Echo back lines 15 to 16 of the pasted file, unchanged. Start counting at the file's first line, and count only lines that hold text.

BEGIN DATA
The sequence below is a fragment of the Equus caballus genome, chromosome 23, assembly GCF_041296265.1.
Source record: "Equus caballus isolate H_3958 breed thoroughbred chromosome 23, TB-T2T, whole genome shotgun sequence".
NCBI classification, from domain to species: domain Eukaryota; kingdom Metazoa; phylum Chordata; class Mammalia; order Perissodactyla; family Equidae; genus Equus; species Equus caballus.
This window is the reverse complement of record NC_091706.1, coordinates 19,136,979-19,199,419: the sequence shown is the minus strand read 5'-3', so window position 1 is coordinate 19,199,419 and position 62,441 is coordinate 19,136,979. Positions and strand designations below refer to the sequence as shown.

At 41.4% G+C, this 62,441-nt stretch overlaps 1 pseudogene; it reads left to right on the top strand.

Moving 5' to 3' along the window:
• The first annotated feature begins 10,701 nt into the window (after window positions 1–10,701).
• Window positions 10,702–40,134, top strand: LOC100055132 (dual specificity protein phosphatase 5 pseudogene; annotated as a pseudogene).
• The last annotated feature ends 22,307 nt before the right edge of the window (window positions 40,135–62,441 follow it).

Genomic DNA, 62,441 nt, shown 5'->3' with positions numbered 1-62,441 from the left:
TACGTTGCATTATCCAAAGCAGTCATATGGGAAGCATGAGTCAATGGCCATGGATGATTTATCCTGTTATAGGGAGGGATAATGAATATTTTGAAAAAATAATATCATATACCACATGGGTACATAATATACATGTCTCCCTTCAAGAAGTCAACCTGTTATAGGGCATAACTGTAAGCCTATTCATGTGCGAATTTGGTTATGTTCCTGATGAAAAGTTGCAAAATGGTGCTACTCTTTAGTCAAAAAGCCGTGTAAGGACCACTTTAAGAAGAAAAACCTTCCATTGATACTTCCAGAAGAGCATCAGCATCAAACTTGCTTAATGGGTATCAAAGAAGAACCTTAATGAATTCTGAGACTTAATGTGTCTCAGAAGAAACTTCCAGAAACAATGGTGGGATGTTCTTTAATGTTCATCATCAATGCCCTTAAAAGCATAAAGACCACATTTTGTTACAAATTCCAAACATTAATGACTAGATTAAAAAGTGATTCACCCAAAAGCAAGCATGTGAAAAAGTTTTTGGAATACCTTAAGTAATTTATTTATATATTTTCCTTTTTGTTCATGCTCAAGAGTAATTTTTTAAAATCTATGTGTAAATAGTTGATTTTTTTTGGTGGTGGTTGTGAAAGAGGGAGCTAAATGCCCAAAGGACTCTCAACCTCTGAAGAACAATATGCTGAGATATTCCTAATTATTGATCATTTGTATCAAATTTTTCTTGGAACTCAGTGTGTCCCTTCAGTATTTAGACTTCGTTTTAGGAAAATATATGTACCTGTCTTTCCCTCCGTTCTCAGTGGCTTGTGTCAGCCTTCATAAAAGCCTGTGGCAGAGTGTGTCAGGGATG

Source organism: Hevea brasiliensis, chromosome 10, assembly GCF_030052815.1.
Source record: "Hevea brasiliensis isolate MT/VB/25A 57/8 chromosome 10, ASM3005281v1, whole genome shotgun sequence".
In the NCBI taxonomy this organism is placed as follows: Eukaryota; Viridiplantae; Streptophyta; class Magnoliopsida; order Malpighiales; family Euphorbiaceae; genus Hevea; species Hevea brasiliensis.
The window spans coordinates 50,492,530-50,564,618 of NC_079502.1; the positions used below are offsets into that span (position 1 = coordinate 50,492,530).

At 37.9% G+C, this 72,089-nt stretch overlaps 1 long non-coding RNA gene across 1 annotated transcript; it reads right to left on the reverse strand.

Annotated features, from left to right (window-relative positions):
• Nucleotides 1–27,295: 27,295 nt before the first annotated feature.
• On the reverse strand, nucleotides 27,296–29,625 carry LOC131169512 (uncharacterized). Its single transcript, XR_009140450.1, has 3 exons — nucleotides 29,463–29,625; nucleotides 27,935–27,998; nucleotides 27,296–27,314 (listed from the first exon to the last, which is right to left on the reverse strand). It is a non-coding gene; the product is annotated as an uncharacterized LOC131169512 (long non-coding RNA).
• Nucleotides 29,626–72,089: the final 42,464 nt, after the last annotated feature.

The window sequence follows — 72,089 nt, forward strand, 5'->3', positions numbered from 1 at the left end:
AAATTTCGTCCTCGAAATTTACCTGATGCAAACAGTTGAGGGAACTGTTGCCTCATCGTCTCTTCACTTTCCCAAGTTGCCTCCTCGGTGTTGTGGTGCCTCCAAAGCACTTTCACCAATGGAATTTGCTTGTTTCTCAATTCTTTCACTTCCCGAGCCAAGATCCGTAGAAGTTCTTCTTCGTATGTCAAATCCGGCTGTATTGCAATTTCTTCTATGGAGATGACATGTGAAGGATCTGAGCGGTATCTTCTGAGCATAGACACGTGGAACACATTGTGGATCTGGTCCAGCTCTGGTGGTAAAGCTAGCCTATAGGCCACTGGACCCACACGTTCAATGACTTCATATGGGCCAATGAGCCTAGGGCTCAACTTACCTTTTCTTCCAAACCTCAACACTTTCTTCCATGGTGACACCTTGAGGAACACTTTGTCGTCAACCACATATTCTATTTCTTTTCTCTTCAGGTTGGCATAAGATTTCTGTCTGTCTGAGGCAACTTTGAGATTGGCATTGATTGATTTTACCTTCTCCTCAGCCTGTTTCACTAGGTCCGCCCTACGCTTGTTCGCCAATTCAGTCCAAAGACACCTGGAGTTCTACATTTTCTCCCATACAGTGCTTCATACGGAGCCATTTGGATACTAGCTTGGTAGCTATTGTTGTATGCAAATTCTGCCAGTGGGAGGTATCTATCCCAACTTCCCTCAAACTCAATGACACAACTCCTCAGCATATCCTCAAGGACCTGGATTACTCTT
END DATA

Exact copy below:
The window spans coordinates 50,492,530-50,564,618 of NC_079502.1; the positions used below are offsets into that span (position 1 = coordinate 50,492,530).

At 37.9% G+C, this 72,089-nt stretch overlaps 1 long non-coding RNA gene across 1 annotated transcript; it reads right to left on the reverse strand.